Detecting AirTags is just the beginning. What about every other Bluetooth-enabled physical tracker on the market? Google and Apple have proposed a solution: a standard for all physical tracker manufacturers to agree on which would make them detectable by default on iOS and Android phones. This standard could be great news, resulting in increased safety for an untold number of vulnerable people. But the details matter. There are some hard questions and a need to refine the companies’ new joint industry specification that dictates how a Bluetooth tracker detection can remain consistent. That is the purpose of the Internet Engineering Task Force (IETF) Draft on Detection of Unwanted Location Trackers (DULT).
The Internet Engineering Task Force (IETF) is a body that discusses, drafts, and publishes protocols that largely dictate how the internet functions. In July, the IETF convened for a week and among the many discussions was the creation of the “Detection of Unwanted Location Trackers” or the DULT draft. The event brought together phone and device manufacturers, EFF, and other technologists who had weighed in on the IETF mailing list.
You can get the full meeting transcript here. There are a few points that we think are particularly important to keep in mind for the future of this proposed standard:
Privacy & Protection of People over Property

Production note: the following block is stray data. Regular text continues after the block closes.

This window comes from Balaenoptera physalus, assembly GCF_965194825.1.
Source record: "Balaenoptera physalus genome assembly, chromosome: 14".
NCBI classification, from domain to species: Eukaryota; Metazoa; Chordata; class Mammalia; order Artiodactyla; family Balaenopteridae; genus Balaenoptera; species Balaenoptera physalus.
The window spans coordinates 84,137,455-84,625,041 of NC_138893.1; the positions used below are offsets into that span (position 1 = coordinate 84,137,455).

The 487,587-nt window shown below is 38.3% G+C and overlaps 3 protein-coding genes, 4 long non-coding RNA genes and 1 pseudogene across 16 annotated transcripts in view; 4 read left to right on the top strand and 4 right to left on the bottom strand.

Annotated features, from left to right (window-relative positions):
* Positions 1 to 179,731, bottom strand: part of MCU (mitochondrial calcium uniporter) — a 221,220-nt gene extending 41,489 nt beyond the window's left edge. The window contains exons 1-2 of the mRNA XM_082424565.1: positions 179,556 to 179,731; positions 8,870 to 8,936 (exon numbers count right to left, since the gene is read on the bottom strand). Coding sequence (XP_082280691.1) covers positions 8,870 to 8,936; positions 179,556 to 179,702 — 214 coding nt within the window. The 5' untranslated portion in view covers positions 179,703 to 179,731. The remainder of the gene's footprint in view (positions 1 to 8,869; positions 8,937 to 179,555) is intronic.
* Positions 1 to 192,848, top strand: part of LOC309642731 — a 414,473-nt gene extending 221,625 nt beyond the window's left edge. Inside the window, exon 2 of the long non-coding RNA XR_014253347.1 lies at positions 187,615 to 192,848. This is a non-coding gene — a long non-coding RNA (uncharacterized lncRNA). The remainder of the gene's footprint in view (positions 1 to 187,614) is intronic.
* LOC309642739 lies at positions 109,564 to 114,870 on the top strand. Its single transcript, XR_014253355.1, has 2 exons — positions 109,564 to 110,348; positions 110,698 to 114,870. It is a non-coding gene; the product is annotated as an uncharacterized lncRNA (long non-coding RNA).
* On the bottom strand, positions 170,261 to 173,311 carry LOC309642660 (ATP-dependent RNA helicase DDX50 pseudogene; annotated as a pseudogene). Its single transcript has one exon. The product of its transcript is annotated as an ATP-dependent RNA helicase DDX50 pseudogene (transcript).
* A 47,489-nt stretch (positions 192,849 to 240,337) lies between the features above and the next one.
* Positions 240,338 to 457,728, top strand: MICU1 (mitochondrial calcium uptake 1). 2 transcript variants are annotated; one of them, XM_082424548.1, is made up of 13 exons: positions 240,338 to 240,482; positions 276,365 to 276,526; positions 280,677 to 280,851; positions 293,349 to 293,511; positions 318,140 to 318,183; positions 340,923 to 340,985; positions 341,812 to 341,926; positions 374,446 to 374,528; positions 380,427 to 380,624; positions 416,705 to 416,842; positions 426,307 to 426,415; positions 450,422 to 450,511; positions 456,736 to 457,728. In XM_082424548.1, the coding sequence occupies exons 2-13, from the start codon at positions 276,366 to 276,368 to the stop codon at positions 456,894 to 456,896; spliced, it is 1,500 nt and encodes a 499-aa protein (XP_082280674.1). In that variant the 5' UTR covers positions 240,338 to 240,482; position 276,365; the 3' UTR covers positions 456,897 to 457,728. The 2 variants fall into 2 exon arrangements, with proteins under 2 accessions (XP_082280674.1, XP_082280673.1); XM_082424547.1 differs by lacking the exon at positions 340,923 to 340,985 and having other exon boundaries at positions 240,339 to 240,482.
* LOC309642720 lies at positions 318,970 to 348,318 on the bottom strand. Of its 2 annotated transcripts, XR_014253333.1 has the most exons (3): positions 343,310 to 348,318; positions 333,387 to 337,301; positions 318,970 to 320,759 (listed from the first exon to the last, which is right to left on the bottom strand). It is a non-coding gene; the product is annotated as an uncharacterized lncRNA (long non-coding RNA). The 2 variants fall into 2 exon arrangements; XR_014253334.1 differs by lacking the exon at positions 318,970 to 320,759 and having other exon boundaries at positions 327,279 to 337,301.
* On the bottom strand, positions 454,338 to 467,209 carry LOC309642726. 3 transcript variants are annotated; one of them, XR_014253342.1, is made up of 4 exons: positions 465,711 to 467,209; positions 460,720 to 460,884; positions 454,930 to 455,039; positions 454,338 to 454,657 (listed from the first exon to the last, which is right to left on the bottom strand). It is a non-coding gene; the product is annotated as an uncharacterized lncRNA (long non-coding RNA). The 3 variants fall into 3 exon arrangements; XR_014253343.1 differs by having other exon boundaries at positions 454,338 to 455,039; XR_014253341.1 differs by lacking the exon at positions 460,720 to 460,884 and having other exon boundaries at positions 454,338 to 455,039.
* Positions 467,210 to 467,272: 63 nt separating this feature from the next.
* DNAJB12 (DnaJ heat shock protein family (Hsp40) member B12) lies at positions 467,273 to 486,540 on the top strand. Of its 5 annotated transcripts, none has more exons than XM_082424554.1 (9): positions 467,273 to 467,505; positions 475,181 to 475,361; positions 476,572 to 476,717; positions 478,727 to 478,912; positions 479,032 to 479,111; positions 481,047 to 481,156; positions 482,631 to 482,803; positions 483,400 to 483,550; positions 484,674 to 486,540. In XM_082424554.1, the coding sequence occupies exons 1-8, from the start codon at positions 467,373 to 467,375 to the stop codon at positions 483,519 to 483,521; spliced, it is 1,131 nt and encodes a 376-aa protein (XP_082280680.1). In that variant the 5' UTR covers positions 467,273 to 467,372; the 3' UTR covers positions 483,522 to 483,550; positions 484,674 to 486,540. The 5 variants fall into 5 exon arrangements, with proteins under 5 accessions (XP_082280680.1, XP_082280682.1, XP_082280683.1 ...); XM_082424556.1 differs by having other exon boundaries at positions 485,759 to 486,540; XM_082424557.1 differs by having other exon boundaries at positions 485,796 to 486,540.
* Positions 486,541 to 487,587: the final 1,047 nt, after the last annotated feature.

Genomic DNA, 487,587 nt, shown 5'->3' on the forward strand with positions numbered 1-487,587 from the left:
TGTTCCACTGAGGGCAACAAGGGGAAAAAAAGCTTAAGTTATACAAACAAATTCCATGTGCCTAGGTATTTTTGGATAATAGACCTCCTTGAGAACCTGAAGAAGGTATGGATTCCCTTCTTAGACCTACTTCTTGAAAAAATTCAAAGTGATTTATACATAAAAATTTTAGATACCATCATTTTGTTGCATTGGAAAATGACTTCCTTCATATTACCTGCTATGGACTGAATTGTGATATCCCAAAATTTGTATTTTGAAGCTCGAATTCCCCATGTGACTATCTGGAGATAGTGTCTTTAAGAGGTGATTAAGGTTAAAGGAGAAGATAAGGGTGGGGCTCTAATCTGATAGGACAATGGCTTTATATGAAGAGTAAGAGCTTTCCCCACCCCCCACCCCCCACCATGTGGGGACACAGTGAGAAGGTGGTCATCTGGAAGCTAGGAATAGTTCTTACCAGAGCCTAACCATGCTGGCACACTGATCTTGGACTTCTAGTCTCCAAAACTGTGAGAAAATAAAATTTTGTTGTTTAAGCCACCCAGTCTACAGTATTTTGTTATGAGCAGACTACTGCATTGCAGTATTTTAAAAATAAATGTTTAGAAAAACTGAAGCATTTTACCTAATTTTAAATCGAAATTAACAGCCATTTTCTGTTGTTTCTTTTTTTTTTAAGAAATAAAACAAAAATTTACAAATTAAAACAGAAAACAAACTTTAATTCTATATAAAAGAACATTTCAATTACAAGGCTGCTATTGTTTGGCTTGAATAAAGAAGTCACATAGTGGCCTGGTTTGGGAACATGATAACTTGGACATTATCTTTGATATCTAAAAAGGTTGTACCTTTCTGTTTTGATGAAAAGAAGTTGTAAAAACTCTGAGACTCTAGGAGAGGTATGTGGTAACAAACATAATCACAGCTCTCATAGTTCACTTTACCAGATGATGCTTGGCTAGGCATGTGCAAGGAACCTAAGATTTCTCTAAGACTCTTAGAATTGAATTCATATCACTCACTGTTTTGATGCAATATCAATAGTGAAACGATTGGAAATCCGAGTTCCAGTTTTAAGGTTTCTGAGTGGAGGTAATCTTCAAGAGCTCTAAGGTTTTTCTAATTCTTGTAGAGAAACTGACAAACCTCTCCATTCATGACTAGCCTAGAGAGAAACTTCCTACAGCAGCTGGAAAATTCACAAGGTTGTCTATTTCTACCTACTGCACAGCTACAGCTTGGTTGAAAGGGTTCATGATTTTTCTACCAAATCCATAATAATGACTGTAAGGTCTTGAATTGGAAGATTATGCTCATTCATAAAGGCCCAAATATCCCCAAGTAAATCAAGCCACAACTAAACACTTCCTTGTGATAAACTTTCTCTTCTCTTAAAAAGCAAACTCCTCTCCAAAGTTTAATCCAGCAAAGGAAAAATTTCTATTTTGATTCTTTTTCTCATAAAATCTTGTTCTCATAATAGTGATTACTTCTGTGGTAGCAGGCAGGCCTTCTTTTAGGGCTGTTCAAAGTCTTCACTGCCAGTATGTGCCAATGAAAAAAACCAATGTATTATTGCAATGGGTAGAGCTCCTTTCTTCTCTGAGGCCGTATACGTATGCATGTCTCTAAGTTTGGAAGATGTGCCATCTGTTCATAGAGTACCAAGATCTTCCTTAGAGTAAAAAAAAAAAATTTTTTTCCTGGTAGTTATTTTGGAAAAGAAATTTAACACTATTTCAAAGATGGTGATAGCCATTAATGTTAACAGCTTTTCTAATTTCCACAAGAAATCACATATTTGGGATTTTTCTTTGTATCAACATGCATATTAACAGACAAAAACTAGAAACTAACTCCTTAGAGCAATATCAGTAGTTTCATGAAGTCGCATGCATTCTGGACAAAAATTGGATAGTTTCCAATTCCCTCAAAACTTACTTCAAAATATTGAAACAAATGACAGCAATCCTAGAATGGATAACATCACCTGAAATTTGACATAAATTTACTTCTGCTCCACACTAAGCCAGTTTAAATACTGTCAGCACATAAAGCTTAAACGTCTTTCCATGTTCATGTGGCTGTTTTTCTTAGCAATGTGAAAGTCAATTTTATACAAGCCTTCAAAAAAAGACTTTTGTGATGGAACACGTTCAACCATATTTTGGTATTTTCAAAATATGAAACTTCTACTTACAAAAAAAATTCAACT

It is impossible to make an anti-theft device that does not alert the thief that they are being tracked without also making a perfect tool for stalking. Apple is careful not to advertise the AirTag as an anti-theft device for this reason, but other makers of physical trackers such as Tile explicitly bring up anti-theft as a use case for their product. If physical trackers are going to have effective anti-stalking mitigations, then manufacturers need to give up on the anti-theft use case predicated on unknowingly tracking the thief and sneaking up on them. You cannot have both. EFF believes that people are more important than property, and we hope that the companies will come to agree. In any use cases that get defined in the specification, the security of those who do not want to be unknowingly tracked should be prioritized over the ability to track the location of stolen items.